Labour-run Yorkshire council leaders back calls for support for low-income workers asked to self-isolate by contact tracers

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The leaders of seven of Yorkshire’s councils have written to the Government asking for support for those in low-income jobs who may have to self isolate if they have been in contact with someone with coronavirus.

The leaders of the the local authorities, which are all Labour-run, welcomed the move this week to move to a “hybrid system” where NHS Test and Trace and Public Health England will extend their partnership with local authorities in order to reach more people testing positive and their contacts to stop the spread of Covid-19.

But they called for further measures to support their most at-risk residents and help for care homes.

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Leaders from Barnsley, Bradford, Calderdale, Kirklees, Rotherham, Sheffield and Wakefield councils have written to Health Secretary Matt Hanaock and Dido Harding, Chair of the NHS Test and Trace Programme, explaining the nature of the challenges that exist in their districts.

Samples are taken at a coronavirus testing facility in Temple Green Park and Ride, Leeds,in May as NHS Test and Trace was rolled out across England. Photo: PASamples are taken at a coronavirus testing facility in Temple Green Park and Ride, Leeds,in May as NHS Test and Trace was rolled out across England. Photo: PA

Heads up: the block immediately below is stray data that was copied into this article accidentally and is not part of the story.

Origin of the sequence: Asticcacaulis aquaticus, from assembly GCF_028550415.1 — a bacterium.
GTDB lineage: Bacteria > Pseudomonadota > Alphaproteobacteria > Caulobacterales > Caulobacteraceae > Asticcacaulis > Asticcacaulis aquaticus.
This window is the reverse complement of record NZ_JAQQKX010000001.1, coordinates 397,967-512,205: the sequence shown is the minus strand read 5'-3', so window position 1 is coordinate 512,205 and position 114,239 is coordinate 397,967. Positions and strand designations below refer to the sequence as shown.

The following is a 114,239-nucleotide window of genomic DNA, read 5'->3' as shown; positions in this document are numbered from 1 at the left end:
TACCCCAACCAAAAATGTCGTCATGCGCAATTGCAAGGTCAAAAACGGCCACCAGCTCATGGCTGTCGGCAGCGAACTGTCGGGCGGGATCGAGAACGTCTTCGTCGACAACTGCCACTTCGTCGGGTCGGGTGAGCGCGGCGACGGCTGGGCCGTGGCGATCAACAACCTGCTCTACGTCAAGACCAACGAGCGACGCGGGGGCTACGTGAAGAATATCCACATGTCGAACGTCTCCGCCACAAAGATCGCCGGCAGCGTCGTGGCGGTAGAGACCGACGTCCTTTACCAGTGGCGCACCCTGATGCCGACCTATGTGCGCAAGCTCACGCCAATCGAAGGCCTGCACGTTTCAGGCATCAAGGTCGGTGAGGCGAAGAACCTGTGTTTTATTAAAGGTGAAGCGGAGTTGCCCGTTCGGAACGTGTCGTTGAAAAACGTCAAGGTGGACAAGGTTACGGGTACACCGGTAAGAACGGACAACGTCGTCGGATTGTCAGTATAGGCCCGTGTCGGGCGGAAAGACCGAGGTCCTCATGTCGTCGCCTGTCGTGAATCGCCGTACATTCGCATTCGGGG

Samples are taken at a coronavirus testing facility in Temple Green Park and Ride, Leeds,in May as NHS Test and Trace was rolled out across England. Photo: PA

During a visit to Yorkshire yesterday Labour leader Sir Keir Starmer said: “Some of those councils that are under restrictions are saying to me they’ve had to build their own test and trace system from scratch on the ground.”

The letter asked for extra support for low-income households during local outbreaks to reduce the risk of low paid and zero-hours contract workers being reluctant to get a test.

They said for some there is a fear of having to stay at home for 14 days without pay if they test positive for the virus, echoing fears raised by Greater Manchester mayor ANdy Burnham and Liverpool City Region mayor Steve Rotheram

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Baroness Dido Harding, the executive chair of NHS Test and Trace, told the Local Democracy Reporting Service this week that people should be accessing benefits to fill the gap in their income in those circumstances.

But she would not confirm whether there was a package of funding that was being ring fenced nationally to support people who self-isolate.

While the Treasury said the government was committed to supporting individuals financially and that more than £9bn had been invested in strengthening the welfare safety net.

The letter also called for additional funding for care homes, many of which are under occupied due to Covid-19 and may not survive long enough to act as a safety net for the NHS in the event of a second spike or the onset of severe winter pressures.